UNITED STATES — SpaceX is preparing to send the first all-civilian crew into Earth’s orbit Wednesday evening, capping a summer of private spaceflight with one of the most ambitious tourism missions to date.
A five-hour launch window for “Inspiration4” opens from 8:02 pm (0002 GMT Thursday), and weather conditions remain good with an 80 percent chance of launch, according to official forecasters.
After a visit from SpaceX boss Elon Musk, the crew climbed into white Teslas to applause from a small crowd under sunny skies, and headed to the facility where they will don their spacesuits.
A Falcon 9 rocket, with a Dragon capsule at its top, will blast off from the legendary launch complex 39A at NASA’s Kennedy Space Center in Florida, where the Apollo 11 mission once took off for the Moon.
The spaceship’s trajectory will take it to an altitude of 357 miles (575 kilometers), which is deeper into space than the International Space Station (ISS).
After spending three days orbiting the globe, the four-person crew, all Americans, will splash down off the Florida coast.
“The #Inspiration4 launch reminds us of what can be accomplished when we partner with private industry!” tweeted NASA administrator Bill Nelson ahead of the launch.
Building up commercial capability has been the vision of NASA’s commercial crew program since it was founded in 2011.
– Tough training –
The trip was paid for by billionaire Jared Isaacman, a 38-year-old high school dropout, founder of Shift4 Payments, and aviator.
SpaceX hasn’t disclosed what it cost him, but the price tag runs into tens of millions of dollars. Isaacman’s three crewmates were selected through a competition, and their stories have been followed in a Netflix documentary.
Hayley Arceneaux, a pediatric cancer survivor, is a 29-year-old physician assistant. She will be the youngest American to go into orbit and the first person with a prosthesis, on a part of her femur.
Chris Sembroski, 42, is a US Air Force veteran who now works as an aerospace data engineer.
Sian Proctor, a 51-year-old geoscientist and educator, was almost selected to become an astronaut for NASA in 2009.
She will be only the fourth African-American woman to go to space.
They bonded over the course of six months’ training that included climbing Mount Rainier, high G-force conditioning, and experiencing a taste of weightlessness on a parabolic flight.
The mission is hoping to raise $200 million for St Jude’s Children’s Research Hospital, a leading facility in Tennessee. Arceneaux received treatment there as a child, and now works there.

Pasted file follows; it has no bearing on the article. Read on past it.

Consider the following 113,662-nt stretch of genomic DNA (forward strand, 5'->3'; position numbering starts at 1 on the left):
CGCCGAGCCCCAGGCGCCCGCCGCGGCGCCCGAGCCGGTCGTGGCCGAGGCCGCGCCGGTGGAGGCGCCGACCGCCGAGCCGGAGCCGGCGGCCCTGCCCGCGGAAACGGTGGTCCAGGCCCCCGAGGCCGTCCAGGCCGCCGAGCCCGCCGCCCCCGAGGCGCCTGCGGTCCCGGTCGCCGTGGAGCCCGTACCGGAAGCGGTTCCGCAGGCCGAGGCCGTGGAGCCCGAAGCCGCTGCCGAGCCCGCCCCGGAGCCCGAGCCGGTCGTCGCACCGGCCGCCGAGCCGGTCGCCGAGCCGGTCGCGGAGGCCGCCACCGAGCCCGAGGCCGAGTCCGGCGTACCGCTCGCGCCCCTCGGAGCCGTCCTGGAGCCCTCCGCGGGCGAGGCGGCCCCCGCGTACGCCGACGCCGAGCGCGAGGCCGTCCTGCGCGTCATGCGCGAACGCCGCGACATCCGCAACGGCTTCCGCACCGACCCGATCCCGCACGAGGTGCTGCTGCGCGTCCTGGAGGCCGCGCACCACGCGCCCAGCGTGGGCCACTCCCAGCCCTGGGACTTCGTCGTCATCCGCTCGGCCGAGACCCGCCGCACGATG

The crew will take with them various objects — a ukulele, 66 pounds (30 kilograms) of hops intended to brew space beer and several digital assets known as non-fungible tokens — that will be auctioned off for the cause.
Throughout the flight, biological data including heart rate and sleep, as well as their cognitive capacities, will be analyzed to study the health impacts of space.
The Dragon will be equipped, for the first time, with a cupola observation dome — the largest ever space window — to take in the view. The dome replaces the usual mechanism used on Dragons to dock with the ISS.
– Privatization of space –
Beyond the charitable and scientific aspects, the mission’s stated goal is to represent a turning point in the democratization of space, by proving that the cosmos is accessible to people who have not been handpicked and trained for many years as astronauts.
For SpaceX, this is nothing less than a first step towards a multi-planetary humanity — founder and CEO Musk’s ultimate vision.
The flight should remain fully automated, but the crew has been trained by SpaceX to be able to take control in the event of an emergency.
The space adventure bookends a summer marked by the battle of the billionaires Richard Branson and Jeff Bezos to reach the final frontier.
Branson, the Virgin Galactic founder, achieved the feat first, on July 11, and was followed by the Blue Origin boss nine days later.
But these flights only offered a few minutes of weightlessness. SpaceX’s mission is far more ambitious — though flights organized by a private company that contracted Russian Soyuz rockets in the 2000s took tourists to the ISS.
This will be the fourth crewed mission for SpaceX, which has now sent 10 astronauts to the ISS for US space agency NASA.